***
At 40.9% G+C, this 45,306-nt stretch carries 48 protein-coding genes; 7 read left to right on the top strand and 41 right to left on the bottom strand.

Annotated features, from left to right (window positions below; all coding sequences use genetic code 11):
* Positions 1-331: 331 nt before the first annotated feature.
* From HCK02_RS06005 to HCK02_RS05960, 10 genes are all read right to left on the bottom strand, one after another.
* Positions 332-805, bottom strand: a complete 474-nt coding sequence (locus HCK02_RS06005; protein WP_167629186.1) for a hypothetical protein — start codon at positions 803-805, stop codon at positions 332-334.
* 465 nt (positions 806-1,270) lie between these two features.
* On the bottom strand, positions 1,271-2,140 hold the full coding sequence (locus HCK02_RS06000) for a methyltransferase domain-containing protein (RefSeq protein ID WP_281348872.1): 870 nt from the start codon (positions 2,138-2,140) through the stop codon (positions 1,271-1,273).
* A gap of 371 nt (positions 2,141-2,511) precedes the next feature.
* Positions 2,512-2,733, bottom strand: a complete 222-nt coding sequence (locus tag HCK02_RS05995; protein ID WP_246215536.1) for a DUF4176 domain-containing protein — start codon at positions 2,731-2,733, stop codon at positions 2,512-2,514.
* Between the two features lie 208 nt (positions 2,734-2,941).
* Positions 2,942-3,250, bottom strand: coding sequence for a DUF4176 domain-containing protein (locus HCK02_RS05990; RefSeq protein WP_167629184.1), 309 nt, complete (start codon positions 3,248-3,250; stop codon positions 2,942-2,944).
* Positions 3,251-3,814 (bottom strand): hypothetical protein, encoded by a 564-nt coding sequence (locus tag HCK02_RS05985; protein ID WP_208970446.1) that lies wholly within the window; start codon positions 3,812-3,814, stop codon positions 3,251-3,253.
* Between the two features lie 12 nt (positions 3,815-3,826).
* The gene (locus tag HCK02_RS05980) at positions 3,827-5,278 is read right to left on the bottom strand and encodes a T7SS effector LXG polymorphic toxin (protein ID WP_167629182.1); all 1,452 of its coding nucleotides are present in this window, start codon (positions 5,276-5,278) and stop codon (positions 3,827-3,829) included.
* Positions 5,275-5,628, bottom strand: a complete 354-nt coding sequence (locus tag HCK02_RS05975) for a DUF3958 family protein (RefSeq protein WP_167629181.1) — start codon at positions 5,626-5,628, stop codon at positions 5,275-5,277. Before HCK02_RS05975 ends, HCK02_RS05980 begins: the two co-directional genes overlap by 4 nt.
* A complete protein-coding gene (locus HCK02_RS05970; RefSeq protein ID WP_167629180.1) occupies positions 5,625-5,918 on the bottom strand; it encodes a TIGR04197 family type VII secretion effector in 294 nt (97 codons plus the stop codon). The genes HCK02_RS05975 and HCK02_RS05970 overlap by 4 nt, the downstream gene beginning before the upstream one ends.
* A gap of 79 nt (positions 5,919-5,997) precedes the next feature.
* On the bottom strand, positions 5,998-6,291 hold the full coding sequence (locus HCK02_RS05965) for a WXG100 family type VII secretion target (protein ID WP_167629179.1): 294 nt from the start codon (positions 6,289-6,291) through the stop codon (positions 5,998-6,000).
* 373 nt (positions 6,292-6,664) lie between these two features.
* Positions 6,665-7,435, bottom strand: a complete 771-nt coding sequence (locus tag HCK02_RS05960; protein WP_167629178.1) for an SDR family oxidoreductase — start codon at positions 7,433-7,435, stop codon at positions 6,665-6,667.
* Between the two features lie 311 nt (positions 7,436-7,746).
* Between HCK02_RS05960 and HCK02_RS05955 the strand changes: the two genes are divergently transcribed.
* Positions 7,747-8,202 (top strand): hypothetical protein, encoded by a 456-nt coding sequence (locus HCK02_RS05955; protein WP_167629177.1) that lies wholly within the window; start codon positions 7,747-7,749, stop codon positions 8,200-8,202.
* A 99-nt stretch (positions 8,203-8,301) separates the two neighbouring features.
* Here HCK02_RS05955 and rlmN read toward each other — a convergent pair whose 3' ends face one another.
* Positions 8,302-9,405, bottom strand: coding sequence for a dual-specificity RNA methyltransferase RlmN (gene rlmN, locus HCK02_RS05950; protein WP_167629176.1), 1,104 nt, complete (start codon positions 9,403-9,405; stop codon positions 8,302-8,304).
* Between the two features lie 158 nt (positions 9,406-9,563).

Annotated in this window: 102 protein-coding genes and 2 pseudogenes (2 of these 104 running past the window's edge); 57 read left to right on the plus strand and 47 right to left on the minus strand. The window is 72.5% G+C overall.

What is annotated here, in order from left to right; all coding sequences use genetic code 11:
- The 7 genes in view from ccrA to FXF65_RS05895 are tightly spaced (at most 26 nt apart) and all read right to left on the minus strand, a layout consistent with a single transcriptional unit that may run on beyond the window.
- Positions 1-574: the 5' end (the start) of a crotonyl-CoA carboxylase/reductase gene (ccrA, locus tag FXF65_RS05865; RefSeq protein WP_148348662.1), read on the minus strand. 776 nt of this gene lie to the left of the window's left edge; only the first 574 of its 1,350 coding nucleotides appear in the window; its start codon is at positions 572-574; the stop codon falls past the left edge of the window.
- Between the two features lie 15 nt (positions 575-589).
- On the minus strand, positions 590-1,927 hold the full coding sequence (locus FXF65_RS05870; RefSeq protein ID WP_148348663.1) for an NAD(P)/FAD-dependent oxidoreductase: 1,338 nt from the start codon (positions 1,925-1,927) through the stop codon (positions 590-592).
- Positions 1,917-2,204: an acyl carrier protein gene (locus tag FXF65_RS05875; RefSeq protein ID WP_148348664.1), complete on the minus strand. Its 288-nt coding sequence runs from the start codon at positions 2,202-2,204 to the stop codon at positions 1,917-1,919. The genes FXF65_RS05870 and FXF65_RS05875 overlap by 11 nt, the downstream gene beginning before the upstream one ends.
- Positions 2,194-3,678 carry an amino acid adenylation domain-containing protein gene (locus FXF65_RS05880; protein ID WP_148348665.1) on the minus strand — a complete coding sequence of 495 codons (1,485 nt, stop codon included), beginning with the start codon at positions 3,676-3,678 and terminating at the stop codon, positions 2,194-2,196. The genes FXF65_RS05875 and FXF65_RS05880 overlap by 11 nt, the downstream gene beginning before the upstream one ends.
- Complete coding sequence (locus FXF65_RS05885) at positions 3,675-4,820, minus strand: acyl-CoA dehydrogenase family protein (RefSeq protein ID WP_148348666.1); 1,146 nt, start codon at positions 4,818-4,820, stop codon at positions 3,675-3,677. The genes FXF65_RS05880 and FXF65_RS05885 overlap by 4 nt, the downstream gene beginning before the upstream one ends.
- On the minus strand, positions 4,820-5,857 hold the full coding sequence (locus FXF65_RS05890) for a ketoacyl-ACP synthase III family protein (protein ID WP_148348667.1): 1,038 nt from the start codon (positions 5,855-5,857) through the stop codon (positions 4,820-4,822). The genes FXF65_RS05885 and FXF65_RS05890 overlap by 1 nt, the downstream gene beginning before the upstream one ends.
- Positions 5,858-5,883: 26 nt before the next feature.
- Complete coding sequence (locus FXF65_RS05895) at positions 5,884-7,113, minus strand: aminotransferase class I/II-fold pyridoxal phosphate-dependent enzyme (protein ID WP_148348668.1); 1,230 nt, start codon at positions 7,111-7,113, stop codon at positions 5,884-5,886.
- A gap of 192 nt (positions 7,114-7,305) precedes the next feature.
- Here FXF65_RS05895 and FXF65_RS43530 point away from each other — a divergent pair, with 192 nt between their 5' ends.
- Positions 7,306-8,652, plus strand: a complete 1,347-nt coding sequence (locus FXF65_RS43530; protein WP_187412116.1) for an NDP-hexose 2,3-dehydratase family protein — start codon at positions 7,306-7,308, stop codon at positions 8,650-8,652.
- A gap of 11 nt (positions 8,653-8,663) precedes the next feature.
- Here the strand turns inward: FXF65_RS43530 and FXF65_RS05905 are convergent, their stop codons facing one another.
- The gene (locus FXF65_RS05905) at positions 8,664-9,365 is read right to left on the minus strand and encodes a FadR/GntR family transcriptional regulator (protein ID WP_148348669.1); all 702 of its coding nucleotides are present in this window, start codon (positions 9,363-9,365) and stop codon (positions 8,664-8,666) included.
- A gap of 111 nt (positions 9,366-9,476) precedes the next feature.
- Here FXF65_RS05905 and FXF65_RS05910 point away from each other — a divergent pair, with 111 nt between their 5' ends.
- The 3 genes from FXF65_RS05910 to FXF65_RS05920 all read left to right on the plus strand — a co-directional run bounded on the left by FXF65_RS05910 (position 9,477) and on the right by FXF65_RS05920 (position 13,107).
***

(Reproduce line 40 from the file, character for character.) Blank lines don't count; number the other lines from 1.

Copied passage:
- A gap of 192 nt (positions 7,114-7,305) precedes the next feature.